How sewage could be used as an early warning sign for next Covid-19 wave
Cape Town - Health experts have warned that the Covid-19 vaccines are not a silver bullet and that the key to fighting the pandemic remains the continued wearing of masks, following public health guidelines and stronger surveillance.
The World Health Organization (WHO) regional director for Africa Dr Matshidiso Moeti said last week: “We must stick to our guns and double down on the tactics we know work so well. That is mask wearing, handwashing and safe social distancing. Countless lives depend on it.”
Provincial head of health Dr Keith Cloete agreed that on top of a vaccine, there would be the need to initiate stronger surveillance protocols and public health measures to curb the spread of coronavirus.
Stronger surveillance in the Western Cape means more scrutiny of wastewater as this remains key to tracking the progress of the pandemic.
Cloete said: “The surveillance will not lessen. It will stay the same. It will be an important marker to monitor over the coming months.”
According to the WHO “the concept of wastewater surveillance is simple. Infected individuals excrete the pathogen, which gets flushed down the toilet or washed down the drain. The pathogen, or fragments of its genes, then travel through a community’s sewage system to a treatment plant, where careful sampling can detect its presence”.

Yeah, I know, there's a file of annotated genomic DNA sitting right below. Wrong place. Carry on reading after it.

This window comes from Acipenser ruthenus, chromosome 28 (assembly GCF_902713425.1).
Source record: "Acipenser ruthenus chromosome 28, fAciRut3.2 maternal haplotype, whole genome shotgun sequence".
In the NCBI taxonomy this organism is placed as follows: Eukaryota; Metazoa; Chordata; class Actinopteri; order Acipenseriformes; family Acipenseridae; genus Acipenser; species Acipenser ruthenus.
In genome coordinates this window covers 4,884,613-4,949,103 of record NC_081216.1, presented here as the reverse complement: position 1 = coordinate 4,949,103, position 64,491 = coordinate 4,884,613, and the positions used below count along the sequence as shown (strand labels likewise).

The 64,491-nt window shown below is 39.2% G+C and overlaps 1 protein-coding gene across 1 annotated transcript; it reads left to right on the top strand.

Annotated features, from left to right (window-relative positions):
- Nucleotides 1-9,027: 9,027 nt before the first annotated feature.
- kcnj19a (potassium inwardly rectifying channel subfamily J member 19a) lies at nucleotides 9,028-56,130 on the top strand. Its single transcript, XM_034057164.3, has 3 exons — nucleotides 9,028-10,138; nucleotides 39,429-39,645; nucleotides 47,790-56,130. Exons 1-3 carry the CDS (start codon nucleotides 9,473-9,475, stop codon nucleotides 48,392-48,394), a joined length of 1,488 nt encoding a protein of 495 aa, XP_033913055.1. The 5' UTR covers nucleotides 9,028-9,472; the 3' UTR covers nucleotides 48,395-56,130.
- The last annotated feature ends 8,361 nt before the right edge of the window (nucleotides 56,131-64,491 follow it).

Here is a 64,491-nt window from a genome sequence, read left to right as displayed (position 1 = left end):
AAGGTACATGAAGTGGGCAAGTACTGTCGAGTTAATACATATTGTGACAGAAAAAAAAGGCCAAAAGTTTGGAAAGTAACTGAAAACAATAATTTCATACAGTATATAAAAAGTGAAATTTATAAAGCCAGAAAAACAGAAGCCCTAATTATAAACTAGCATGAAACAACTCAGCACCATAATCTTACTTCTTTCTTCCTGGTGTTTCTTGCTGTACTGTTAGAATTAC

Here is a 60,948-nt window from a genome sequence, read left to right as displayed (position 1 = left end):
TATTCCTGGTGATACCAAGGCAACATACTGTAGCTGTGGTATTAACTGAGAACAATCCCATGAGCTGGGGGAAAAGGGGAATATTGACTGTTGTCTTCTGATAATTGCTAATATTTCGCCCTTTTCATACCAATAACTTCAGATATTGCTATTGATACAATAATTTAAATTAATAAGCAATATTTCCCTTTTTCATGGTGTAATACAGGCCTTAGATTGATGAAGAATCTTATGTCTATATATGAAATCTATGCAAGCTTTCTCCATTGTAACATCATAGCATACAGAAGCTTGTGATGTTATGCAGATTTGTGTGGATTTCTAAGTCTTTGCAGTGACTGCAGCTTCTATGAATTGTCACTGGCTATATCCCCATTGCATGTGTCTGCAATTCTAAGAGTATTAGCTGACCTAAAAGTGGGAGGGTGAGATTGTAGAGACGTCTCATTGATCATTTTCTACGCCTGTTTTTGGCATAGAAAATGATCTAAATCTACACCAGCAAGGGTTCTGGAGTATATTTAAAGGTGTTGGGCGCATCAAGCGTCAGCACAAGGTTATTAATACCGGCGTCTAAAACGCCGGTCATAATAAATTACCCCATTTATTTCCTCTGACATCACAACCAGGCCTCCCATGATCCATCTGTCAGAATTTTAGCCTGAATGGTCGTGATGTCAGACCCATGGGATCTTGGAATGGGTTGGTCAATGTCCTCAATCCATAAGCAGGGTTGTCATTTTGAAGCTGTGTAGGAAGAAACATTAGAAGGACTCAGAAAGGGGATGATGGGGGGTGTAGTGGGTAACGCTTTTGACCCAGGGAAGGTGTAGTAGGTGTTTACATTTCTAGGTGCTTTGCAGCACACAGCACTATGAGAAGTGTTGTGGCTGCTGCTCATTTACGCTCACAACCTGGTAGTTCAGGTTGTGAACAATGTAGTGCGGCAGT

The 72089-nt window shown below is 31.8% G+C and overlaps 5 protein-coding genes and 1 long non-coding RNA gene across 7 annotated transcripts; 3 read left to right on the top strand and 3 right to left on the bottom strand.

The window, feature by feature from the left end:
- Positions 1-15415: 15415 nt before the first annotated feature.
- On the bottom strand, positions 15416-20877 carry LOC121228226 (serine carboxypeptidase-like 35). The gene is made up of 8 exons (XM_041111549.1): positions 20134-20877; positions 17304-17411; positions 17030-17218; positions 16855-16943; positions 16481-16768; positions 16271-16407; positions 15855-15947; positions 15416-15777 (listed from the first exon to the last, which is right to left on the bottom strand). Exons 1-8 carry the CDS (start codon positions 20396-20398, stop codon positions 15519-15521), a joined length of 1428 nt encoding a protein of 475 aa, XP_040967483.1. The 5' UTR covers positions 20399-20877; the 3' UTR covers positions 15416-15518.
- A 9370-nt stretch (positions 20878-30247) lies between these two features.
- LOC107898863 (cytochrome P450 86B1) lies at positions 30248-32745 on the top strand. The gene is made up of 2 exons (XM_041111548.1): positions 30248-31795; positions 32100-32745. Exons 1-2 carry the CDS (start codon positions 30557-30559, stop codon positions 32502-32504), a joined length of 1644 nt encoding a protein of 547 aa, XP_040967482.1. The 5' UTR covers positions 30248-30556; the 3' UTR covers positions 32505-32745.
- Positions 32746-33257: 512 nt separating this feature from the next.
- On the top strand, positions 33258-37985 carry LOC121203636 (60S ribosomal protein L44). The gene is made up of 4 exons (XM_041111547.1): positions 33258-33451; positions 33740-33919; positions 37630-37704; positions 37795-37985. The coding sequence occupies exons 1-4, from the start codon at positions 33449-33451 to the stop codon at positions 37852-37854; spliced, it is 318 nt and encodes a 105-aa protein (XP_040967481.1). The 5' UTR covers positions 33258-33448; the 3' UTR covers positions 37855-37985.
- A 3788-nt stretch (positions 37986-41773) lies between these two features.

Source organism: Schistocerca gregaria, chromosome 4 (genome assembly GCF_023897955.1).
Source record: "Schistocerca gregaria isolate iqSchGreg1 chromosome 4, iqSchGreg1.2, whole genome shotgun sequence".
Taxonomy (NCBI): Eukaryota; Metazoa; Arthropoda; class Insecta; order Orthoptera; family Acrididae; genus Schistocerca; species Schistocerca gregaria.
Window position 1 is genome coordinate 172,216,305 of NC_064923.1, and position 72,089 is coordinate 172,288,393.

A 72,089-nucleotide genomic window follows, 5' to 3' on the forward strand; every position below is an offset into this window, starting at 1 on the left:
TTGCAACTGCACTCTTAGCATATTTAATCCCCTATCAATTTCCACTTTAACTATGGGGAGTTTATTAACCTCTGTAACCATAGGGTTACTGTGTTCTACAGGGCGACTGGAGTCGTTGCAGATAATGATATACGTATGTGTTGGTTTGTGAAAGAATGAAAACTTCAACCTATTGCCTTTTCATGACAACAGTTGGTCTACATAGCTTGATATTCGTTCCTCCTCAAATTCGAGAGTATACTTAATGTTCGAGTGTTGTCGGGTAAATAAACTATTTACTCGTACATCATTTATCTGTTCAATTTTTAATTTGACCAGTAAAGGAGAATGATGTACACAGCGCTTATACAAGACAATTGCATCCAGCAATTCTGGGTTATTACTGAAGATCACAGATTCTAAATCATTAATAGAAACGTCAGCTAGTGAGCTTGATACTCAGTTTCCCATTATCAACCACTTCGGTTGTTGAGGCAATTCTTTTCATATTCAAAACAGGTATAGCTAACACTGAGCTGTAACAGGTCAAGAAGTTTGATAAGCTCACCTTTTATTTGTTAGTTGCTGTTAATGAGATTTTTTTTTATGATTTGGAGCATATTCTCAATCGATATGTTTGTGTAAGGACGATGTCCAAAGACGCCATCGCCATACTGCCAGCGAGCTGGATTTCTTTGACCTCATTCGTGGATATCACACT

With regard to tracing of the Covid-19 spread in sewered wastewater treatment systems, senior vice-president of ABB Energy Industries Christian Cravedi said: “We know from the news that across the various phases of Covid-19 phases, wastewater analysis has proved important in understanding how the virus was spreading.
“Our solutions are designed to help monitor, in real-time, the key quality parameters and take preventive and corrective actions straight away. Being able to detect any deviation through a plant operating system can help limit or avoid the spread of a virus or any other contaminant that represents a threat for either the environment or people’s health,” said Cravedi.
When the national lockdown started, the City of Cape Town's water scientists and epidemiologists initiated a joint collaboration, the South African Collaborative Covid-19 Environmental Surveillance System (Saccess) network.
The City’s Mayco member for Water and Waste, Xanthea Limberg said: “Many people do not experience symptoms of the virus, so wastewater analyses provide a more accurate picture of the extent of the outbreak”.